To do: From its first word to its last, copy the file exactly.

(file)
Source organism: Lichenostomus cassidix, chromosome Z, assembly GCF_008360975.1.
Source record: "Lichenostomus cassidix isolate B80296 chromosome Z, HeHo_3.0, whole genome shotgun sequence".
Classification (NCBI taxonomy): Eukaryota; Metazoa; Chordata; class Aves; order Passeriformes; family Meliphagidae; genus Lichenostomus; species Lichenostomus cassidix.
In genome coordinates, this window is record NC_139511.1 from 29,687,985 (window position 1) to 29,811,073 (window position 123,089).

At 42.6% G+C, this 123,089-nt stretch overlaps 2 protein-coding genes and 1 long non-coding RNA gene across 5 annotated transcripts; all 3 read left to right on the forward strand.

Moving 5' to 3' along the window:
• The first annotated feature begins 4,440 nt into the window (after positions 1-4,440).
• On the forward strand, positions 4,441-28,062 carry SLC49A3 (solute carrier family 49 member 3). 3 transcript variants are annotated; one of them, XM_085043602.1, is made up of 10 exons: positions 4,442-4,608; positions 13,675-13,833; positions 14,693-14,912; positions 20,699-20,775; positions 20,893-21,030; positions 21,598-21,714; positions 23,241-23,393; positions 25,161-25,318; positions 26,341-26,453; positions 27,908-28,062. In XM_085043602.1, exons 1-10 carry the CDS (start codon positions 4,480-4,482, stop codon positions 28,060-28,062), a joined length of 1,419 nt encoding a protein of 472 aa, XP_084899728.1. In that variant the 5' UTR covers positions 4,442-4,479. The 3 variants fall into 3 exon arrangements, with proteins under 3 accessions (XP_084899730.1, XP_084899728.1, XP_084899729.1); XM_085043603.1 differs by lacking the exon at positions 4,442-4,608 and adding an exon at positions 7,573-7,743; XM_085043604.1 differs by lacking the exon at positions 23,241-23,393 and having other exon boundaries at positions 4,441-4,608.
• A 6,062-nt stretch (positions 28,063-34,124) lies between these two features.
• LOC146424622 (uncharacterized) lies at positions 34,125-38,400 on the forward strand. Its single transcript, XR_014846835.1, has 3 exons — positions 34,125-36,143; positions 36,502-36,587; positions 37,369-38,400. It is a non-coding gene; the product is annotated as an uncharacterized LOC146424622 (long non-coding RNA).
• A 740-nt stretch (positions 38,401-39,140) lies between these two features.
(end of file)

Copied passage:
Source organism: Lichenostomus cassidix, chromosome Z, assembly GCF_008360975.1.
Source record: "Lichenostomus cassidix isolate B80296 chromosome Z, HeHo_3.0, whole genome shotgun sequence".
Classification (NCBI taxonomy): Eukaryota; Metazoa; Chordata; class Aves; order Passeriformes; family Meliphagidae; genus Lichenostomus; species Lichenostomus cassidix.
In genome coordinates, this window is record NC_139511.1 from 29,687,985 (window position 1) to 29,811,073 (window position 123,089).

At 42.6% G+C, this 123,089-nt stretch overlaps 2 protein-coding genes and 1 long non-coding RNA gene across 5 annotated transcripts; all 3 read left to right on the forward strand.

Moving 5' to 3' along the window:
• The first annotated feature begins 4,440 nt into the window (after positions 1-4,440).
• On the forward strand, positions 4,441-28,062 carry SLC49A3 (solute carrier family 49 member 3). 3 transcript variants are annotated; one of them, XM_085043602.1, is made up of 10 exons: positions 4,442-4,608; positions 13,675-13,833; positions 14,693-14,912; positions 20,699-20,775; positions 20,893-21,030; positions 21,598-21,714; positions 23,241-23,393; positions 25,161-25,318; positions 26,341-26,453; positions 27,908-28,062. In XM_085043602.1, exons 1-10 carry the CDS (start codon positions 4,480-4,482, stop codon positions 28,060-28,062), a joined length of 1,419 nt encoding a protein of 472 aa, XP_084899728.1. In that variant the 5' UTR covers positions 4,442-4,479. The 3 variants fall into 3 exon arrangements, with proteins under 3 accessions (XP_084899730.1, XP_084899728.1, XP_084899729.1); XM_085043603.1 differs by lacking the exon at positions 4,442-4,608 and adding an exon at positions 7,573-7,743; XM_085043604.1 differs by lacking the exon at positions 23,241-23,393 and having other exon boundaries at positions 4,441-4,608.
• A 6,062-nt stretch (positions 28,063-34,124) lies between these two features.
• LOC146424622 (uncharacterized) lies at positions 34,125-38,400 on the forward strand. Its single transcript, XR_014846835.1, has 3 exons — positions 34,125-36,143; positions 36,502-36,587; positions 37,369-38,400. It is a non-coding gene; the product is annotated as an uncharacterized LOC146424622 (long non-coding RNA).
• A 740-nt stretch (positions 38,401-39,140) lies between these two features.